This is the biggest insolvency event in the sector since Southern Cross collapsed in 2011.
A Four Seasons Health Care spokesperson said: “We have decided to call in administrators in respect of the holding companies that carry the group’s debt. They are entirely separate from the operational business and administration does not change the way our homes are run and they will continue to operate as normal.
“It does not, in any way, impact the day to day running of Four Seasons Healthcare, brighterkind and Huntercombe Group which have sufficient funding to continue to operate and deliver continuity of care.”
They said there should be no unscheduled impact on Four Seasons’ care homes and hospitals which are now for sale to all interested parties. They expect the sale of their operational business to be completed by the end of the year.
The two direct holding companies of FSHC’s business – Elli Finance (UK) and Elli Investments Limited, were the vehicles placed into administration. The operations and cash section of the business is held by Four Seasons Health Care Group which is not being placed into administration.
The company as a whole is owned by a private equity vehicle called Terra Firma Capital Partners which paid £825m for the business. They currently owe more than £500m in debt which has been the subject of protracted restructuring negotiations over the past two years.
A large portion of this is now held by H/2 Capital Partners, a US-based hedge fund who are seen as the likeliest owners of the business after purchasing hundreds of millions of pounds of bonds.
Approx 80% of FSHC’s operations is funded from the government but it also runs 46 privately funded care homes under the Brighterkind banner and an additional 23 specialist mental healthcare facilities for adults and children trading as Huntercombe.
The Care Quality Commission, the industry regulators, are monitoring the situation closely and have previously issued a notice about providers Allied Healthcare’s financial future.
Four Seasons have reiterated that it’s business as usual for residents but care home closures can still be worrying and chaotic for residents and their families.
Residents who have their bills paid in part or in full by their local council will be found a new place by them but residents who self-fund will have to find their own accommodation.
The news brings the current social care funding model back into the spotlight.
Government Green paper overdue
Simon Bottery, Senior Fellow at The King’s Fund, an independent charity working to improve health and care in England, said: “The problems facing Four Seasons show the extreme pressure that the social care system in England is under. Despite recent moves to shore up social care providers, years of chronic underfunding have left services at crisis point.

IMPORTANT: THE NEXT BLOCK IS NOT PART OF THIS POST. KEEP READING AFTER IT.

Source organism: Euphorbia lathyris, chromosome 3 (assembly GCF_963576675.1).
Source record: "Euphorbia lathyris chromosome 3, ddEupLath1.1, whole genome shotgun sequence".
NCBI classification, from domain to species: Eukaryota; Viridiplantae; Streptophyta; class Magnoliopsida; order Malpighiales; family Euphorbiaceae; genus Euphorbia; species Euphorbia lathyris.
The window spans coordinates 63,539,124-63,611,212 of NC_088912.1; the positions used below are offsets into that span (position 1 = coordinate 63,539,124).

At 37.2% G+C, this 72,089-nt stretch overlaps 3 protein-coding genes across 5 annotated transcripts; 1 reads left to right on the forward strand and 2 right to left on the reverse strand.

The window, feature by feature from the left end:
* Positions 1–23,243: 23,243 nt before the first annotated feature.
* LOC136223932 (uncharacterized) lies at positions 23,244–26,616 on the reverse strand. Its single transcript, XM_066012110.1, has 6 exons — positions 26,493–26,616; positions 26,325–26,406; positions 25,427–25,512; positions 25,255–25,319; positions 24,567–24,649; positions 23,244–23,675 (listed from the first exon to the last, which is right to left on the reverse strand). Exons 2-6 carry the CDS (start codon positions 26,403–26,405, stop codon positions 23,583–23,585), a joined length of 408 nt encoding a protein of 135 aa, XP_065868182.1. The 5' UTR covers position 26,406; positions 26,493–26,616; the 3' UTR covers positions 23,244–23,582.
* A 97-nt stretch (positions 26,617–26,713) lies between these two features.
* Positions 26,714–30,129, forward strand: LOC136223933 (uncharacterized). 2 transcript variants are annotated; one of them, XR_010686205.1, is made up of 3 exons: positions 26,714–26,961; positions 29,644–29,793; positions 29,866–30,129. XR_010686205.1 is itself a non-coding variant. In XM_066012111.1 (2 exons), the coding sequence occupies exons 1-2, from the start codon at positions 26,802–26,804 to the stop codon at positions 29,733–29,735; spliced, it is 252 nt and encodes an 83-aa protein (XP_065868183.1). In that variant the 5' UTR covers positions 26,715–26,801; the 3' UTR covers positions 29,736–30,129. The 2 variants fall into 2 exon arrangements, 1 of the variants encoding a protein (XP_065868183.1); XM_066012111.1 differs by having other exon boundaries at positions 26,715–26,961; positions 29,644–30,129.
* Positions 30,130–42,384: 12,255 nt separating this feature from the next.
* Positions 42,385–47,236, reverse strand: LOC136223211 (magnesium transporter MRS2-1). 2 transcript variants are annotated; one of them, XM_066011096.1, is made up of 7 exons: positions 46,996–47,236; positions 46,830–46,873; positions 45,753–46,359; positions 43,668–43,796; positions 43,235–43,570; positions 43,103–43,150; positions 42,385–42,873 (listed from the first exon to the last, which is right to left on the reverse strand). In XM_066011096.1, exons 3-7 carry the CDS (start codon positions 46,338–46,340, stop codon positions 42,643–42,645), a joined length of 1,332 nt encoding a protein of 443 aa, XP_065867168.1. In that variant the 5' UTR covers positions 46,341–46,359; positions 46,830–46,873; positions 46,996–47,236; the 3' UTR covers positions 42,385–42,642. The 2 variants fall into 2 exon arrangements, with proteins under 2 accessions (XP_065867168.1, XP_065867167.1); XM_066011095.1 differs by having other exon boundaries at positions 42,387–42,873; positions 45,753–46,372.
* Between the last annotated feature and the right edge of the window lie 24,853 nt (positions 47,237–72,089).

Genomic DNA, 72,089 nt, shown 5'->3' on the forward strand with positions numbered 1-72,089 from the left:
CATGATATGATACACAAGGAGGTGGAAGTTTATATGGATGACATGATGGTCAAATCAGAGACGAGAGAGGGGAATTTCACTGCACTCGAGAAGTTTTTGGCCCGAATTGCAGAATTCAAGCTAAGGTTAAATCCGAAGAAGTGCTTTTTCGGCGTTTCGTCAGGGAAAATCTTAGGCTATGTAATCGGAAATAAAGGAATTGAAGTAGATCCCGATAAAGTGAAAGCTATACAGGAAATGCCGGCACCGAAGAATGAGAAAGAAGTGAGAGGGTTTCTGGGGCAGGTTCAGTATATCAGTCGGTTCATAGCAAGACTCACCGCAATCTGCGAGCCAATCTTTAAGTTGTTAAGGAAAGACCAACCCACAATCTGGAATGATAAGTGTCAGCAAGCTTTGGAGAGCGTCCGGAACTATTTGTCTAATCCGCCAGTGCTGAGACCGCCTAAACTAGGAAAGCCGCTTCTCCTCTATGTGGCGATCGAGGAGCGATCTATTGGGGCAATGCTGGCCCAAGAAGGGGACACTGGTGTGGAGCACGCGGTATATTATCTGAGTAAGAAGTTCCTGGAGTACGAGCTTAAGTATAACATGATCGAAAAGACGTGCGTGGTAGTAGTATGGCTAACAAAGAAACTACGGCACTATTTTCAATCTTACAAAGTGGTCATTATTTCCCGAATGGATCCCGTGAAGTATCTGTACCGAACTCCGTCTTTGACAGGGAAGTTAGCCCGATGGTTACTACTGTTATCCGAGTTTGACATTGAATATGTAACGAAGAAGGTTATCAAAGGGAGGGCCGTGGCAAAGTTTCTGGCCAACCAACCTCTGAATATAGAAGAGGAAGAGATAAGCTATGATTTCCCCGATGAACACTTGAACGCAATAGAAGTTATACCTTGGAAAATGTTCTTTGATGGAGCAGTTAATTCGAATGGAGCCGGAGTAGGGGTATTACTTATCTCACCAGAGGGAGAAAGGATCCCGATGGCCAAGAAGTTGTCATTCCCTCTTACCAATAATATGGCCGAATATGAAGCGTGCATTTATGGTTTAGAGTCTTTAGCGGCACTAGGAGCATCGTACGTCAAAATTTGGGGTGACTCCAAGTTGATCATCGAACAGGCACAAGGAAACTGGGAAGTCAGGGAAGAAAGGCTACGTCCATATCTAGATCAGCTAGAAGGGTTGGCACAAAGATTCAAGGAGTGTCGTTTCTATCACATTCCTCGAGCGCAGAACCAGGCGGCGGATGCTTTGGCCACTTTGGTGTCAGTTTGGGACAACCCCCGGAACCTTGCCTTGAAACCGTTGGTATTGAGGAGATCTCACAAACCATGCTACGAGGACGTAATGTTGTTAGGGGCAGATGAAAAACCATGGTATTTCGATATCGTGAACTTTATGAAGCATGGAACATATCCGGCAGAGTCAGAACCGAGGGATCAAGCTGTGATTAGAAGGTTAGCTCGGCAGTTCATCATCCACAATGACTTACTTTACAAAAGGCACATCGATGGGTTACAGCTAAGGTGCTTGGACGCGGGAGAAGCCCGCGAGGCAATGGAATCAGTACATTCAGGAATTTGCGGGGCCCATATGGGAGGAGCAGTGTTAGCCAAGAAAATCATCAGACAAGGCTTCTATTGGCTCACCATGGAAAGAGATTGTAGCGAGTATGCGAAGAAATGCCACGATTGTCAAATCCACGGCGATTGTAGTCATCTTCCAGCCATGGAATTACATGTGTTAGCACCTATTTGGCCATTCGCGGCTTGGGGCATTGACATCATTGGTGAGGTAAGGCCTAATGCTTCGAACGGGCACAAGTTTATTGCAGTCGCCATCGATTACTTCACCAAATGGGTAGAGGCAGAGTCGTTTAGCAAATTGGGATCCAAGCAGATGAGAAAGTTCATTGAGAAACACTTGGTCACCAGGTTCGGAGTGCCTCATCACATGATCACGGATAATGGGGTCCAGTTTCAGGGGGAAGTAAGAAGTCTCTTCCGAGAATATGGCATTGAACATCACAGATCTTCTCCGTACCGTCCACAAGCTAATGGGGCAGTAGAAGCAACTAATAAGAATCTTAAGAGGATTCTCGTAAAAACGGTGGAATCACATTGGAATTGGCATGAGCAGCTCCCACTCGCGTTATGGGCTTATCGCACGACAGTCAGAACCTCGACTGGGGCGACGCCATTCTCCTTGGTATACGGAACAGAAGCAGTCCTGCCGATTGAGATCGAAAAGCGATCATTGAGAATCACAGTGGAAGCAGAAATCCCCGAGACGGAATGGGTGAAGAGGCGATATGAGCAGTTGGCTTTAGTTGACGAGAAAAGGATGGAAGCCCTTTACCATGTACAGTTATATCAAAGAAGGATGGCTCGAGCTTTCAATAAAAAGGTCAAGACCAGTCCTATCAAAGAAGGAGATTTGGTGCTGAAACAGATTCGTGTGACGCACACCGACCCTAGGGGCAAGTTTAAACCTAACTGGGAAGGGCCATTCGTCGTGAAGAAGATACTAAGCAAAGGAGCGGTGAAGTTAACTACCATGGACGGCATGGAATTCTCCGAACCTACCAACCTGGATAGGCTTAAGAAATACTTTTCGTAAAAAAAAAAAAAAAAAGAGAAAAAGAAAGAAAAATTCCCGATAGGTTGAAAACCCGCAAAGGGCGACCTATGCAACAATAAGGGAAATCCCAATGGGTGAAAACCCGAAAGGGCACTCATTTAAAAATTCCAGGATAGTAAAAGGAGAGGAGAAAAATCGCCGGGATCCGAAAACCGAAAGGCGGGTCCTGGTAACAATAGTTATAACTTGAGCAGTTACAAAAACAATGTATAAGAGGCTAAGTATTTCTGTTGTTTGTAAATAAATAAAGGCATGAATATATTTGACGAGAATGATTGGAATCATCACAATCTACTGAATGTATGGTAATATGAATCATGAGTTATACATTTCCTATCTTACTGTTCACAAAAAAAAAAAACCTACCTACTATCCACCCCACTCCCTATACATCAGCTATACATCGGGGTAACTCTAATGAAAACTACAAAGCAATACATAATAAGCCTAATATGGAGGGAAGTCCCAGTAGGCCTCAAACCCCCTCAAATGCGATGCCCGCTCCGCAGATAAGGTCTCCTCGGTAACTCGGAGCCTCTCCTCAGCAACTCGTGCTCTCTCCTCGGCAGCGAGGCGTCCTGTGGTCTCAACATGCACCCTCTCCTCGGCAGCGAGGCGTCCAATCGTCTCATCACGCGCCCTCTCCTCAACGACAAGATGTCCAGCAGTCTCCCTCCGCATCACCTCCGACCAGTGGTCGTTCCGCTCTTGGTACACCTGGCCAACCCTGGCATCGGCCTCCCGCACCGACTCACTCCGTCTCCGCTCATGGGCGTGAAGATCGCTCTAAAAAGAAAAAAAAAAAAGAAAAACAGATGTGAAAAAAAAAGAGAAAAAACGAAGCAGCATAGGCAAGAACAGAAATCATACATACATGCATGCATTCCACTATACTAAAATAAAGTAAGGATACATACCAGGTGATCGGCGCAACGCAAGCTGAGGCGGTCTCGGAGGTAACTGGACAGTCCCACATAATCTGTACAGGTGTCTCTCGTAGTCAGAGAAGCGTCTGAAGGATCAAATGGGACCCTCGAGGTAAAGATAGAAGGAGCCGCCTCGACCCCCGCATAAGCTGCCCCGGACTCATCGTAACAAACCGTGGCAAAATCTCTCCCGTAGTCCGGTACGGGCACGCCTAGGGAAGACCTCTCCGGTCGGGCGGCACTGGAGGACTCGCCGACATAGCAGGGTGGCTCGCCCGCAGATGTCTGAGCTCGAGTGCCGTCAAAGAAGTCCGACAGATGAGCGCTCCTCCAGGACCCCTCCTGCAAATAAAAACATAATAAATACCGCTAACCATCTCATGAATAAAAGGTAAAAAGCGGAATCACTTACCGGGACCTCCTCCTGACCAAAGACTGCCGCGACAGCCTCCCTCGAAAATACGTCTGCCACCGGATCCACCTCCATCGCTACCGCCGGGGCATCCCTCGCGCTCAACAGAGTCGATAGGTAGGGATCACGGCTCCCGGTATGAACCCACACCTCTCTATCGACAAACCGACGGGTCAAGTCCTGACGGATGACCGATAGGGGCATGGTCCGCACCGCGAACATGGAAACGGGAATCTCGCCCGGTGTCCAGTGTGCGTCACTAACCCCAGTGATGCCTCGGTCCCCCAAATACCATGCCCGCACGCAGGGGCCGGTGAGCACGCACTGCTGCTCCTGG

“As the Competition and Markets Authority has identified, many care homes that rely on publicly funded residents are now financially unstable.
“It’s not just care homes but the whole social care system which desperately needs reform. Successive administrations have promised to overhaul the system, yet two years after the government committed to publishing a social care Green Paper it is yet to see the light of day.”
The CMA launched an investigation into the care homes market in 2016 to examine whether the sector was working well for elderly people and their families. The findings published in 2017 showed wider concerns and ultimately led to the CMA taking legal action against one provider, securing more than £2m compensation from another and issuing guidance to all providers regarding the practice of charging upfront fees and continuing to charge fees even after residents have deceased.
Acting CMA Chief Executive Andrea Coscelli said: “Demand for care home places is expected to surge over the next two decades. To make sure the additional capacity this requires is available, it needs to be built in good time. At present, short term funding pressures and uncertainty means that the sector is not attracting investment. We will be focusing on finding ways to deal with these and other concerns.”
The reports findings also noted that the sector was not incentivised to undertake the investment necessary to meet future demand. Also that as the number of people aged 85 and over was projected to double by mid-2039, demand for care home services would increase substantially. The level of care required would also increase as residents would have spent longer in their own homes so would be more frail when they did move into a care home.
Financial Markets analyst Nils Pratley suggests that if the government can intervene for public sector providers such as Carillion and Interserve, it has equal responsibility for the social care sector.
He wonders: “There is reason to wonder if this entire sector needs an ownership overhaul. Financial engineers and junk bond opportunists should not be the natural owners and funders of large care homes companies.
“Given that the entire sector is underpinned by local authority funding, the government ought to be able to insist on greater financial strength.”